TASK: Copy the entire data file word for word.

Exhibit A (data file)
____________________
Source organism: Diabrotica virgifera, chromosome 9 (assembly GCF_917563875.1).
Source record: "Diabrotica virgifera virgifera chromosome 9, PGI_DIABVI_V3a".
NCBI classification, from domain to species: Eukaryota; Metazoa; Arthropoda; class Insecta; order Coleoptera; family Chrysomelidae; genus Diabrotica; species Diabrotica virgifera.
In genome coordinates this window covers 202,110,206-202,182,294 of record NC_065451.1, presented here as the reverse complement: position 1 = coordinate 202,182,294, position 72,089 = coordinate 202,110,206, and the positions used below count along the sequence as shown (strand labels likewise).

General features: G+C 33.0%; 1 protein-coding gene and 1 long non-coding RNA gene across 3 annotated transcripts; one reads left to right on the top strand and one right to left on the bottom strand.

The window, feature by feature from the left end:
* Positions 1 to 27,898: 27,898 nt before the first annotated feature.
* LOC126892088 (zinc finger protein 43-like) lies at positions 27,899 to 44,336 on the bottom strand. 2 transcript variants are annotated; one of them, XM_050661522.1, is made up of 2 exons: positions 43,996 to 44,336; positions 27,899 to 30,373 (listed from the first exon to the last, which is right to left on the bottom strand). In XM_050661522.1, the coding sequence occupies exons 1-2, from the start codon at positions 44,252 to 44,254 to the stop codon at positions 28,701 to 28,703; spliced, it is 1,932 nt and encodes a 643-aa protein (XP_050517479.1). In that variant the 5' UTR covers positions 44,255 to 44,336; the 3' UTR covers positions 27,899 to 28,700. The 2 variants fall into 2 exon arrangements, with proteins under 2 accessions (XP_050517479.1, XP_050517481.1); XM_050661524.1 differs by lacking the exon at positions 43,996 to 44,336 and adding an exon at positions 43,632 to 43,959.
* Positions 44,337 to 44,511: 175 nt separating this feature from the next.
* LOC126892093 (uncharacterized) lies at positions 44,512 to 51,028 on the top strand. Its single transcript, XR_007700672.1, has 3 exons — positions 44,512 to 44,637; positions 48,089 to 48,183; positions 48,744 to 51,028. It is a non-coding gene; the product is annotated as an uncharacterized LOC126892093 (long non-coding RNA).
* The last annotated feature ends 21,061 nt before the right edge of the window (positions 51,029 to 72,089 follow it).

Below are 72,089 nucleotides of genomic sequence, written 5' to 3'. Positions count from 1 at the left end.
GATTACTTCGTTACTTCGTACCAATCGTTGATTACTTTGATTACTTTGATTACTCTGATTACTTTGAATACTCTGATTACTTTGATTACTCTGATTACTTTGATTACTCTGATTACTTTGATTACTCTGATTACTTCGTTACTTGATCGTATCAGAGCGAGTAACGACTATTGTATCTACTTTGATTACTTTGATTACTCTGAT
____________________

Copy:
Source organism: Diabrotica virgifera, chromosome 9 (assembly GCF_917563875.1).
Source record: "Diabrotica virgifera virgifera chromosome 9, PGI_DIABVI_V3a".
NCBI classification, from domain to species: Eukaryota; Metazoa; Arthropoda; class Insecta; order Coleoptera; family Chrysomelidae; genus Diabrotica; species Diabrotica virgifera.
In genome coordinates this window covers 202,110,206-202,182,294 of record NC_065451.1, presented here as the reverse complement: position 1 = coordinate 202,182,294, position 72,089 = coordinate 202,110,206, and the positions used below count along the sequence as shown (strand labels likewise).

General features: G+C 33.0%; 1 protein-coding gene and 1 long non-coding RNA gene across 3 annotated transcripts; one reads left to right on the top strand and one right to left on the bottom strand.

The window, feature by feature from the left end:
* Positions 1 to 27,898: 27,898 nt before the first annotated feature.
* LOC126892088 (zinc finger protein 43-like) lies at positions 27,899 to 44,336 on the bottom strand. 2 transcript variants are annotated; one of them, XM_050661522.1, is made up of 2 exons: positions 43,996 to 44,336; positions 27,899 to 30,373 (listed from the first exon to the last, which is right to left on the bottom strand). In XM_050661522.1, the coding sequence occupies exons 1-2, from the start codon at positions 44,252 to 44,254 to the stop codon at positions 28,701 to 28,703; spliced, it is 1,932 nt and encodes a 643-aa protein (XP_050517479.1). In that variant the 5' UTR covers positions 44,255 to 44,336; the 3' UTR covers positions 27,899 to 28,700. The 2 variants fall into 2 exon arrangements, with proteins under 2 accessions (XP_050517479.1, XP_050517481.1); XM_050661524.1 differs by lacking the exon at positions 43,996 to 44,336 and adding an exon at positions 43,632 to 43,959.
* Positions 44,337 to 44,511: 175 nt separating this feature from the next.
* LOC126892093 (uncharacterized) lies at positions 44,512 to 51,028 on the top strand. Its single transcript, XR_007700672.1, has 3 exons — positions 44,512 to 44,637; positions 48,089 to 48,183; positions 48,744 to 51,028. It is a non-coding gene; the product is annotated as an uncharacterized LOC126892093 (long non-coding RNA).
* The last annotated feature ends 21,061 nt before the right edge of the window (positions 51,029 to 72,089 follow it).

Below are 72,089 nucleotides of genomic sequence, written 5' to 3'. Positions count from 1 at the left end.
GATTACTTCGTTACTTCGTACCAATCGTTGATTACTTTGATTACTTTGATTACTCTGATTACTTTGAATACTCTGATTACTTTGATTACTCTGATTACTTTGATTACTCTGATTACTTTGATTACTCTGATTACTTCGTTACTTGATCGTATCAGAGCGAGTAACGACTATTGTATCTACTTTGATTACTTTGATTACTCTGAT